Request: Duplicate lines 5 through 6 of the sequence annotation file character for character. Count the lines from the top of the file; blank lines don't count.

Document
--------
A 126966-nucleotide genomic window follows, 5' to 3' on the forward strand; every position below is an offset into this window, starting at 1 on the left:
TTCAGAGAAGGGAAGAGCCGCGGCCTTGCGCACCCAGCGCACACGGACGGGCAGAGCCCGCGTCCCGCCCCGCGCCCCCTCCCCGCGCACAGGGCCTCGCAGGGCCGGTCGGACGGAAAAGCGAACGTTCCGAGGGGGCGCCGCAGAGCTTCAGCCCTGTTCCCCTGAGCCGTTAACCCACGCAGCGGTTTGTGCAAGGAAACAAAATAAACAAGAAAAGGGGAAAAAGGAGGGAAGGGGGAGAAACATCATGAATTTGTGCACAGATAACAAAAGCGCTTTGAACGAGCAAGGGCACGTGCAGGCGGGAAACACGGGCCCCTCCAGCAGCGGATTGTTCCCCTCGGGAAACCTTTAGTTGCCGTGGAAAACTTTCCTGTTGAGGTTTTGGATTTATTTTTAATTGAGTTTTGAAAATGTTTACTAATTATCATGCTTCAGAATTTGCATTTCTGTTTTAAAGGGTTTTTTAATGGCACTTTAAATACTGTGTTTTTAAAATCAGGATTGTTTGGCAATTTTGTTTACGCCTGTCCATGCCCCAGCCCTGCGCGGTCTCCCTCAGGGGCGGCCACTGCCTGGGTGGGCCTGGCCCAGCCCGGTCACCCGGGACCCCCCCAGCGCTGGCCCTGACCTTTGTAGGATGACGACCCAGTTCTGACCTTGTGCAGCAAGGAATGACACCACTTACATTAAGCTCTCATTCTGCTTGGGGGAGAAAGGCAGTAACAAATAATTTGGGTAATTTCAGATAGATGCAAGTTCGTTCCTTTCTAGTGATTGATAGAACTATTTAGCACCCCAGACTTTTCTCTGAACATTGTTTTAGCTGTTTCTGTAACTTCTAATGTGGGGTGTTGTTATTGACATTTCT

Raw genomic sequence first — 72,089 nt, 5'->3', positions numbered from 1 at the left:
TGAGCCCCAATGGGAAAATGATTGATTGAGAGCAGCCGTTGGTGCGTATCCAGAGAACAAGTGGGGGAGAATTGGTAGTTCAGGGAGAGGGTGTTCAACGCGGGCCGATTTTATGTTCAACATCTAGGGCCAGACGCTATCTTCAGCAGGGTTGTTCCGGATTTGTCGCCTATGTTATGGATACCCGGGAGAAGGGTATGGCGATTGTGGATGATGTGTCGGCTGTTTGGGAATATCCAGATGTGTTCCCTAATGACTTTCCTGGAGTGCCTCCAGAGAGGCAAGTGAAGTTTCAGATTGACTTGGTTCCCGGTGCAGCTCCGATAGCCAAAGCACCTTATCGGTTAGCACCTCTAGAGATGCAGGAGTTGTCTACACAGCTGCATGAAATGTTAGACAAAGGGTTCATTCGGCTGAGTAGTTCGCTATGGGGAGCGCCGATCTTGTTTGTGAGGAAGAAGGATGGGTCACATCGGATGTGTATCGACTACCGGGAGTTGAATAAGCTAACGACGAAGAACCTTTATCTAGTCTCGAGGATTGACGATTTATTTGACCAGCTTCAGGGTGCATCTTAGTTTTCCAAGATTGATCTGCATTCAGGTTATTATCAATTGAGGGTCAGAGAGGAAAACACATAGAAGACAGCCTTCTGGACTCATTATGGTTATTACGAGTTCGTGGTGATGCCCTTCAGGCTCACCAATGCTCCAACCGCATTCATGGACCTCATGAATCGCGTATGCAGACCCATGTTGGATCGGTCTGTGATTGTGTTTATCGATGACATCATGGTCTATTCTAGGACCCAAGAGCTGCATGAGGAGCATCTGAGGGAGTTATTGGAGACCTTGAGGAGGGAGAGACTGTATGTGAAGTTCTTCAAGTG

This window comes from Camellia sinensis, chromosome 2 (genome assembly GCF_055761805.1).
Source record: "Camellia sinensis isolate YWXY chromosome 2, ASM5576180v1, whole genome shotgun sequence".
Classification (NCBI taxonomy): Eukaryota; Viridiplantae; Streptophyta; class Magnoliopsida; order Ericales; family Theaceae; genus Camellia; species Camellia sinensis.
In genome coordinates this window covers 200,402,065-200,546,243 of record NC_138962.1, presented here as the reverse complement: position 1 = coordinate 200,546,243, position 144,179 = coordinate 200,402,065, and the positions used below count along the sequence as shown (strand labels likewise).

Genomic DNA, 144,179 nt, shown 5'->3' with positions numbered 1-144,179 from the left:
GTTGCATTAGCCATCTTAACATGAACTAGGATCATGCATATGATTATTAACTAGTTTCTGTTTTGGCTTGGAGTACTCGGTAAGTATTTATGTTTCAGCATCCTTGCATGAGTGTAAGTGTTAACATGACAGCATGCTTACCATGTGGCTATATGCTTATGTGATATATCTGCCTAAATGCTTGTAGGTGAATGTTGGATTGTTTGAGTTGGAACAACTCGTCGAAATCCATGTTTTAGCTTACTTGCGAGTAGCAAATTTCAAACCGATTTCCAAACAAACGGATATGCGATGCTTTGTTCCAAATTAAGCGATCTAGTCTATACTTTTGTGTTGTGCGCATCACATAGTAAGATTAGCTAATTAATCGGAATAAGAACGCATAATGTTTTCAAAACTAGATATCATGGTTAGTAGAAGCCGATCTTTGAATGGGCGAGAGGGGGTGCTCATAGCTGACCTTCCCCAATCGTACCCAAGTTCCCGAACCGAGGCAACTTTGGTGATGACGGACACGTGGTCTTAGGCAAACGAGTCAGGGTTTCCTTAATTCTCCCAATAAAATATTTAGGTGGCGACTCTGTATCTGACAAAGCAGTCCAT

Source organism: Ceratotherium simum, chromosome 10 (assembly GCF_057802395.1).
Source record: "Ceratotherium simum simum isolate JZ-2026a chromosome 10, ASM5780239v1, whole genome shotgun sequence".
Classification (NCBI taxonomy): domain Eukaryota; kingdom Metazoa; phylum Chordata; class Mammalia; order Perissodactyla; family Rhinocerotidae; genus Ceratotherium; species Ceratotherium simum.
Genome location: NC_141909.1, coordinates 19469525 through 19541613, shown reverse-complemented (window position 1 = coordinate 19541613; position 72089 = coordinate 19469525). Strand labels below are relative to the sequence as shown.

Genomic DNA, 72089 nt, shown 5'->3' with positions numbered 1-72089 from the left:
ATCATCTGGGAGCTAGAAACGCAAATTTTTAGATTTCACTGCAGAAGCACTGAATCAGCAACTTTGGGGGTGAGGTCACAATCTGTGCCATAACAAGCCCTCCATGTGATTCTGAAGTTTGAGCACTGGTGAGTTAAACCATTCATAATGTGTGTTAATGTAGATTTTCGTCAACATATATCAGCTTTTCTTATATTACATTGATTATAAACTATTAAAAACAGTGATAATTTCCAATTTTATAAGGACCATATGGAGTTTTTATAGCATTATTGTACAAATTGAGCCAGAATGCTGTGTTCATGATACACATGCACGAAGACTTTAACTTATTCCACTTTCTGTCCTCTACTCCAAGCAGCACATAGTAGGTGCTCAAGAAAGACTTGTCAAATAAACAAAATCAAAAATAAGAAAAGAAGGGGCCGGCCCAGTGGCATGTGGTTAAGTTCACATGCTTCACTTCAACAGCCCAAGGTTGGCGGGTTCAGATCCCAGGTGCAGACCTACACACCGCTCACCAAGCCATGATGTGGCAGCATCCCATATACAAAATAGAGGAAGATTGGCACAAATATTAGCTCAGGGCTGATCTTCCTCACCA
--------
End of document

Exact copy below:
This window comes from Camellia sinensis, chromosome 2 (genome assembly GCF_055761805.1).
Source record: "Camellia sinensis isolate YWXY chromosome 2, ASM5576180v1, whole genome shotgun sequence".